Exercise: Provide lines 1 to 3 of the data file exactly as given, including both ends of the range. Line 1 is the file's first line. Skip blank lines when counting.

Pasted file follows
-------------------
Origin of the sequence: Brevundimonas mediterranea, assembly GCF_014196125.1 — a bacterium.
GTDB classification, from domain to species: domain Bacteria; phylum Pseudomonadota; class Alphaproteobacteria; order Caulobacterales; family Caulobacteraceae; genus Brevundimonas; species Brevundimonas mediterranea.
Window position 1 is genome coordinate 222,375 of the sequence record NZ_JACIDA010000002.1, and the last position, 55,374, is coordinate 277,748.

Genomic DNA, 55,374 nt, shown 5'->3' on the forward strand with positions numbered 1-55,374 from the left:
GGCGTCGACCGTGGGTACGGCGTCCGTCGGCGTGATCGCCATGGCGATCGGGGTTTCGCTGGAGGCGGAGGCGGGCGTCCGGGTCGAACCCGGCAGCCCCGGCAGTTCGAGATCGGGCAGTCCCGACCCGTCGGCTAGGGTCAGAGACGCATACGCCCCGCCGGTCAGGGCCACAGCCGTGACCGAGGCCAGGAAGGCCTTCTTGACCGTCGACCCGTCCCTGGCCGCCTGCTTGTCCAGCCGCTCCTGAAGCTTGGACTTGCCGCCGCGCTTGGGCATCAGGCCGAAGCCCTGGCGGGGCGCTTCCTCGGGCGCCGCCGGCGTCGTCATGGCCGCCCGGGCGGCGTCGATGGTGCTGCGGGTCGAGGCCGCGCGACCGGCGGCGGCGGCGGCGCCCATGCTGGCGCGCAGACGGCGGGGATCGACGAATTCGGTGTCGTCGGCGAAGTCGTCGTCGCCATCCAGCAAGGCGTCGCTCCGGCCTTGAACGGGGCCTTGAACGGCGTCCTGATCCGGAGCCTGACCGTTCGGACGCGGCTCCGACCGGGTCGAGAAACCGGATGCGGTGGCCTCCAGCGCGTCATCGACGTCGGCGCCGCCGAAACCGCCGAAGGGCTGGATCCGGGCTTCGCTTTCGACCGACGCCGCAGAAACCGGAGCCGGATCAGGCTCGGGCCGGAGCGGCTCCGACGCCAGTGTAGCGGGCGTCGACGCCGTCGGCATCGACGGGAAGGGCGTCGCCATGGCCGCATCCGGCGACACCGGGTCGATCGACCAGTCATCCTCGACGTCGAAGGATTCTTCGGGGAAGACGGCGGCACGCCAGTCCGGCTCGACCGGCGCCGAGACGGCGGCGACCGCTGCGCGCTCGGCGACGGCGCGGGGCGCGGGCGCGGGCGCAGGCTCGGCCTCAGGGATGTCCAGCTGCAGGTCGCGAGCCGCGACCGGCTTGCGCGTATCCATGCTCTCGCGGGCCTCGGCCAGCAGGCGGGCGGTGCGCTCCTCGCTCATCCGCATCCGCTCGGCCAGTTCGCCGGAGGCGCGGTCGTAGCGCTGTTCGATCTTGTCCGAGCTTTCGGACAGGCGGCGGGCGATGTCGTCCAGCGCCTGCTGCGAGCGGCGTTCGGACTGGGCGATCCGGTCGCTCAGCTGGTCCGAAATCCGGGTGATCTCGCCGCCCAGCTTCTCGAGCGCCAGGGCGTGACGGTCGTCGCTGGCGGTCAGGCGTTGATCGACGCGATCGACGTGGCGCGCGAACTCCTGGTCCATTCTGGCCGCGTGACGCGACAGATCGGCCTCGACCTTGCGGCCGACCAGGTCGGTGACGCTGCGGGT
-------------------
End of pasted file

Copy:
Origin of the sequence: Brevundimonas mediterranea, assembly GCF_014196125.1 — a bacterium.
GTDB classification, from domain to species: domain Bacteria; phylum Pseudomonadota; class Alphaproteobacteria; order Caulobacterales; family Caulobacteraceae; genus Brevundimonas; species Brevundimonas mediterranea.
Window position 1 is genome coordinate 222,375 of the sequence record NZ_JACIDA010000002.1, and the last position, 55,374, is coordinate 277,748.